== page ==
Maun ‘International’ Airport is a bit of a stretch.  It’s small, overcrowded, and hot, but the toilets work, and just across a narrow road are a few curio shops, which I spend an idle hour perusing.  All the prices are in US dollars and wildly expensive.  I am sure the craftsmen do not get these prices, and I buy nothing, but there are several Americans are queued up, buying baskets and wood carvings, and a couple of impossibly large items which I wonder how they will transport home, and whether the USA has the same strict restrictions on importing wood and basket ware.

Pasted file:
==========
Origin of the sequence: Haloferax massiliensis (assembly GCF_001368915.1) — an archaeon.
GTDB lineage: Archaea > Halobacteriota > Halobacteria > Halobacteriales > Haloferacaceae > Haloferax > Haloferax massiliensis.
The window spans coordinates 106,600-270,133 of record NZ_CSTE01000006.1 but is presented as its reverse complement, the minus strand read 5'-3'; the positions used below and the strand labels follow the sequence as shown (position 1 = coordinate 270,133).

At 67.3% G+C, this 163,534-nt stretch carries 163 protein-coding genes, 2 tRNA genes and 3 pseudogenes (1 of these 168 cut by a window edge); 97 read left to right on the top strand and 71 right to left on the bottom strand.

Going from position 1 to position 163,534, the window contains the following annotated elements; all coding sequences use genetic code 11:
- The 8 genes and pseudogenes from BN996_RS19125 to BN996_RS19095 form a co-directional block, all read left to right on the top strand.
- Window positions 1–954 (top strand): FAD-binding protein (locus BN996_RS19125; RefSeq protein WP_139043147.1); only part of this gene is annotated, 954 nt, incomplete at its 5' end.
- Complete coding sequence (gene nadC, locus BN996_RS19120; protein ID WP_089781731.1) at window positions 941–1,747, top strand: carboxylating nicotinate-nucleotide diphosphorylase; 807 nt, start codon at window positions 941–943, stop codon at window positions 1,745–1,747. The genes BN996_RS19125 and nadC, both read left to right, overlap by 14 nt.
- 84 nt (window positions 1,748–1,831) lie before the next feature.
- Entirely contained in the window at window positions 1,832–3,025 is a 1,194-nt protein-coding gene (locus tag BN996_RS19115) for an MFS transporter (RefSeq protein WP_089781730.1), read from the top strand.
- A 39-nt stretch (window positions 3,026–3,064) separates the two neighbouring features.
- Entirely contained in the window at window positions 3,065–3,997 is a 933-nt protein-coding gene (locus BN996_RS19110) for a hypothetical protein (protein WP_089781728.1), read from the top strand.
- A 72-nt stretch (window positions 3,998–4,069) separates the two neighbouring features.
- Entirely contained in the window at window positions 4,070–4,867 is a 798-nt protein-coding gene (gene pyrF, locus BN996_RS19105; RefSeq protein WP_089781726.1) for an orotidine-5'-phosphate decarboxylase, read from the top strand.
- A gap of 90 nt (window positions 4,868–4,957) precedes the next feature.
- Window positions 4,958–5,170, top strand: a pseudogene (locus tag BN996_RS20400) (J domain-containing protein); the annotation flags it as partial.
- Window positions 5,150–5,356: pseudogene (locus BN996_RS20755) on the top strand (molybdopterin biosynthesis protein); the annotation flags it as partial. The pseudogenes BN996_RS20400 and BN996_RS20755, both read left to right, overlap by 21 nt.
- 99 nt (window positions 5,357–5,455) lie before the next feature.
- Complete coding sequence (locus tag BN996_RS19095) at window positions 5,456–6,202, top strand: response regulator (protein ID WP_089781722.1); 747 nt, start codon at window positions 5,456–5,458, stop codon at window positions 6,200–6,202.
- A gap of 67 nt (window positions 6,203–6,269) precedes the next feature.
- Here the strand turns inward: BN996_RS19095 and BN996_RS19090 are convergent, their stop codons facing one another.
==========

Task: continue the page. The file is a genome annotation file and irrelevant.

I wander aimlessly about the airport, and strike up a conversation with a lady, Laura Topping from Atlanta, travelling with her husband. It’s their first time time in Africa, and they are so excited, although exhausted after a very long haul flight, and she complains about being in the same sweaty clothes for over 24 hours.  I tell her, this is Africa, nobody will notice, and she laughs.  We share a brief précis of our lives:  where we live, our kids, what we do, and where we are going.  I like her, she would be a lot of fun, I think and in another place and time we would be friends; but hey, we’re friends now!  She comments on my penchant for the colour orange (evident to most folk) and says she is an Orange Girl too.  When she discovers we are African born, Gerald and I are awarded celebrity status, and she introduces us to her husband John, and their American travelling companions, Sara and her husband, a handsome older black man, who talks non stop about his career and his recent retirement in a deadpan monotone, even as KB is calling us to depart.  I have to put a rude stop to his conversation by holding up my hand and saying “Sorry!  I HAVE to go!”